Russians, the Sovereign 02 vaccine and sun and sand to reactivate Cuban tourism | Blog More got lost in Havana

The sun and the beach, and even more so the 23 kilometers of sandy beaches of Varadero, are once again the jewels of Cuban tourism in these times of pandemic. The covid-19 has left most of the foreign clients in their homes and about 85% of the Cuban hotels closed, but a year of forced rest has helped nature and the beaches to regenerate, while some of the most emblematic hotel facilities of the famous Cuban resort have been able to carry out major repairs.

Years ago, when no one could foresee what was coming, the island had made a strong commitment to diversify tourism and promote the values ​​of its heritage cities.

In addition to having hundreds of kilometers of pristine beaches and keys, Cuba is the country in the Caribbean area that has the most historical centers, fortresses and landscapes included by UNESCO in its world heritage list. Havana, Trinidad, Camagüey, Cienfuegos or Santiago de Cuba are some of the cities with the richest heritage, and in them the most important foreign hotel chains have been opening establishments in the last decade.

Beach of the Meliá Internacional hotel in Varadero.

But the restrictions imposed by the epidemic, which advise reducing city tourism to prevent infections, have made Cuba return to the sun and beach and bet on its consolidated tourist centers, in which health and health security have now become in attractions as important as coconut trees, white sands and emerald waters.

The leading hotel chain in Cuba, Meliá Hotels Internacional, which manages one out of every four four- and five-star rooms in the country, is an example of where the shots go. Meliá manages more than 30 hotels on the island, of which only seven are currently open, the Meliá Habana, in the capital, four in Varadero and two in Cayo Coco.

With 23 kilometers of beach and 52 hotels, Varadero beach is the most famous in Cuba and the one with the most history, and for years it has been selected by TripAdvisor among the best in the world. Before the crisis, about a million tourists visited the resort a year, most of them Canadians, Germans, Spaniards and also Latin Americans and other citizens of the European Union, although now things have changed.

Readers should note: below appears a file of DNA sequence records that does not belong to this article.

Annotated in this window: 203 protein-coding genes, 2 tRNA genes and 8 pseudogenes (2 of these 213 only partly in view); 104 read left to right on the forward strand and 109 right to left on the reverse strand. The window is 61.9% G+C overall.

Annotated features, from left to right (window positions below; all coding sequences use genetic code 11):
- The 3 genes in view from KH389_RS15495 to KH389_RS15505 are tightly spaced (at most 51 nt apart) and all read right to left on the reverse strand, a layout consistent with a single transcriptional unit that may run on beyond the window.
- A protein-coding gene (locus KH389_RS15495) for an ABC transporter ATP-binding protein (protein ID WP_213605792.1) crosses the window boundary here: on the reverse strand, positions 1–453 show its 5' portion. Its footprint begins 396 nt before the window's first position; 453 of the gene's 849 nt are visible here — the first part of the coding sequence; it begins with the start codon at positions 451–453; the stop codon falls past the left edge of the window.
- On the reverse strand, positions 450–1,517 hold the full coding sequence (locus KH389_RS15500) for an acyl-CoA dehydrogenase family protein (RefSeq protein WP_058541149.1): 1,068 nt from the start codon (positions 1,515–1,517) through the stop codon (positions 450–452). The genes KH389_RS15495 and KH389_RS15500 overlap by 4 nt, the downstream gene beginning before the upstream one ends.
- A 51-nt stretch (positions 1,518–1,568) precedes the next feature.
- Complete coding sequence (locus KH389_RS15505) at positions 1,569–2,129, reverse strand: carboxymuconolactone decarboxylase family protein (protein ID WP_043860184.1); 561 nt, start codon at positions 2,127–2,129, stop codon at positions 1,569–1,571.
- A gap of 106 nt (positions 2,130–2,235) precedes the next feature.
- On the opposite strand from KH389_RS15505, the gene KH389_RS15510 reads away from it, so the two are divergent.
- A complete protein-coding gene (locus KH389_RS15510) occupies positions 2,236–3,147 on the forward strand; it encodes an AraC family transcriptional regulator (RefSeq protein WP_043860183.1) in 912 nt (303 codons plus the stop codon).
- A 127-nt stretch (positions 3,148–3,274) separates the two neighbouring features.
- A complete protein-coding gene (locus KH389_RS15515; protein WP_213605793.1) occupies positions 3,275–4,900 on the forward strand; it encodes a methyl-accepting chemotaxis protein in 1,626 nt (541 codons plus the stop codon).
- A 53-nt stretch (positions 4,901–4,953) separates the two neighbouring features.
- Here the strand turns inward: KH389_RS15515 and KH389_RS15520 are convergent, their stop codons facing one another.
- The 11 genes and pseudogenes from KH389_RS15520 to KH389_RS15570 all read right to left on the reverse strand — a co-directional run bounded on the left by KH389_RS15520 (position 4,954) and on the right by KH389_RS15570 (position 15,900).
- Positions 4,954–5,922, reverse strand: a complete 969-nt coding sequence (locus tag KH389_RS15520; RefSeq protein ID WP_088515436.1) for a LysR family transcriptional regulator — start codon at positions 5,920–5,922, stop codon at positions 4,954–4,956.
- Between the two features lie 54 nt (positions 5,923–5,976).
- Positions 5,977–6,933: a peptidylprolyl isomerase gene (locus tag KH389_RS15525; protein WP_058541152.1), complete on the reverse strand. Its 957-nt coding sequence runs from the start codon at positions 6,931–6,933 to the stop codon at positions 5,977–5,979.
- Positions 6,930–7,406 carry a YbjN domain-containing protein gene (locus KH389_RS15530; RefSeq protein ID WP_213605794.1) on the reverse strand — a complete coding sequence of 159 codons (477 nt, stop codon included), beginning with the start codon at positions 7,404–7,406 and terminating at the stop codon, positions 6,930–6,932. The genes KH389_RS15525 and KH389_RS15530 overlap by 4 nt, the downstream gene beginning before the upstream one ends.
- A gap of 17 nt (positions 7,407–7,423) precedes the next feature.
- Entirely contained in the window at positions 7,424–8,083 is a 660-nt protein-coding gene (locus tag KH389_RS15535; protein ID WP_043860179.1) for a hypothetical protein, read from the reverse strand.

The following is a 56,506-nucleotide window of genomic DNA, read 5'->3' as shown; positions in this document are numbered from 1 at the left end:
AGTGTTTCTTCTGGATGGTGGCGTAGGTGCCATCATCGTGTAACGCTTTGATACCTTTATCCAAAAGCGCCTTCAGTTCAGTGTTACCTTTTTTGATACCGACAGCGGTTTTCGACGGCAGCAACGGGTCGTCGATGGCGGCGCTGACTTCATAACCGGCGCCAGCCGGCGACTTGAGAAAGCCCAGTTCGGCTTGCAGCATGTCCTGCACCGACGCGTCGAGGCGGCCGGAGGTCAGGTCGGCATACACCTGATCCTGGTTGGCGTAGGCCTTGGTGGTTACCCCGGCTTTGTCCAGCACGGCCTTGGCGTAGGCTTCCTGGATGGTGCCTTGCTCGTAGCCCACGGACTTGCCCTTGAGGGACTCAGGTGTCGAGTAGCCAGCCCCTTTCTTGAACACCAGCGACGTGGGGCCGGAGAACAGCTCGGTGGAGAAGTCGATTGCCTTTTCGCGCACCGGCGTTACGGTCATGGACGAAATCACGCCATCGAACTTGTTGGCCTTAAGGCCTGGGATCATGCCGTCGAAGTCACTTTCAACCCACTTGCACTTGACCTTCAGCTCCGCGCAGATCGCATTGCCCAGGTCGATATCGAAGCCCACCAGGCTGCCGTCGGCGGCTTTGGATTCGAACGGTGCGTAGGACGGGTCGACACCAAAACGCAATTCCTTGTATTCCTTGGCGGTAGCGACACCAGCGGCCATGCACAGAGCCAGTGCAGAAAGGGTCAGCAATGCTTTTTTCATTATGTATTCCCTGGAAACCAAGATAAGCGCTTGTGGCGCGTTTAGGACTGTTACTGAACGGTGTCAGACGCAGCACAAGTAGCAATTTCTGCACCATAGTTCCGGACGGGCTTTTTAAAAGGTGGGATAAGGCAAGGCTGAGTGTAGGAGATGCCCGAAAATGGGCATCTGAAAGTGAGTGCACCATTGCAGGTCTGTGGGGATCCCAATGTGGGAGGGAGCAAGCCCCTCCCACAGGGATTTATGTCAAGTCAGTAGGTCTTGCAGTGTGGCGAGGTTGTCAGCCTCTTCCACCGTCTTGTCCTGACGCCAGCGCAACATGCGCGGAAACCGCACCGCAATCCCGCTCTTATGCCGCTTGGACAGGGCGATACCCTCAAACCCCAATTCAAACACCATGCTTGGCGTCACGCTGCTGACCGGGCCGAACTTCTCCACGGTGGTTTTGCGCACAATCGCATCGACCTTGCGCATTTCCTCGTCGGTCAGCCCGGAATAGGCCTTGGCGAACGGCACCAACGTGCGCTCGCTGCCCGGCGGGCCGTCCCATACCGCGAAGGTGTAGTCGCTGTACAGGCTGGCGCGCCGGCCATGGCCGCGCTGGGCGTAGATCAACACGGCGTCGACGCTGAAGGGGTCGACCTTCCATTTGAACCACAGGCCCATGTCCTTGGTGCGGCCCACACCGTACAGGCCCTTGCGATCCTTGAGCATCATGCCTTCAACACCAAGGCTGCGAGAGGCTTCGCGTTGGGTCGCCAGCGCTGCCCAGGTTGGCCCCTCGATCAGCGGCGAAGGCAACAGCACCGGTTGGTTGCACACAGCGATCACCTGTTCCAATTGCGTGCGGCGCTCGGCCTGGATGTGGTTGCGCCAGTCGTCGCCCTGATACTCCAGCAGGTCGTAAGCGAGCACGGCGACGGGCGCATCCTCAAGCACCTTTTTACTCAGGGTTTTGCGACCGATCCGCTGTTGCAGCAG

In these times of lean cows, Meliá, Iberostar and the main hotel groups on the island once again openly bet on Varadero and the northern keys to recover the tourist pulse. The beaches are better than ever, the renovation of some facilities is remarkable and, like wild cards, the Cuban sun and beach offers anti-virus security protocols that are difficult to match – in all establishments there is a doctor, a nurse and a technician on duty. epidemiology—, in addition to the guarantee of the Cuban health system and the light on the horizon that supposes having two own vaccines in phase III of clinical trials —Soberana 02 and Abdala—, with which it is hoped to have more than half vaccinated of the population before the end of the summer.

With all these wickers, Iberostar has already opened three of the seven hotels that it manages in Varadero, and Meliá 4 of the 12 that it has in the spa. Together with the Sol Varadero Beach and the Meliá Peninsula, this chain maintains its activity in the two most emblematic hotels in the area, the Meliá Internacional and the Sol Palmeras, first built as a joint venture -in 1990- and in the process of total renovation. Also in Cayo Coco and Cayo Guillermo, both chains have begun to reopen establishments.

There is a big news. Right now, with Canadian tourism on standby and Europe as well until summer arrives, the Russians are the main customers. An average daily flight arrives from Moscow, about 20,000 travelers a month, and in view of this reality, Meliá has already hired Russian translators and offers traditional dishes from the Eurasian country in its restaurants, in addition to including Cyrillic versions on the menus. The other day, a veteran director of the Mallorcan chain welcomed a group of enthusiastic Muscovites at the foot of the lobby: “Добро пожаловать”. It is what it is, and nothing like knowing how to adapt.


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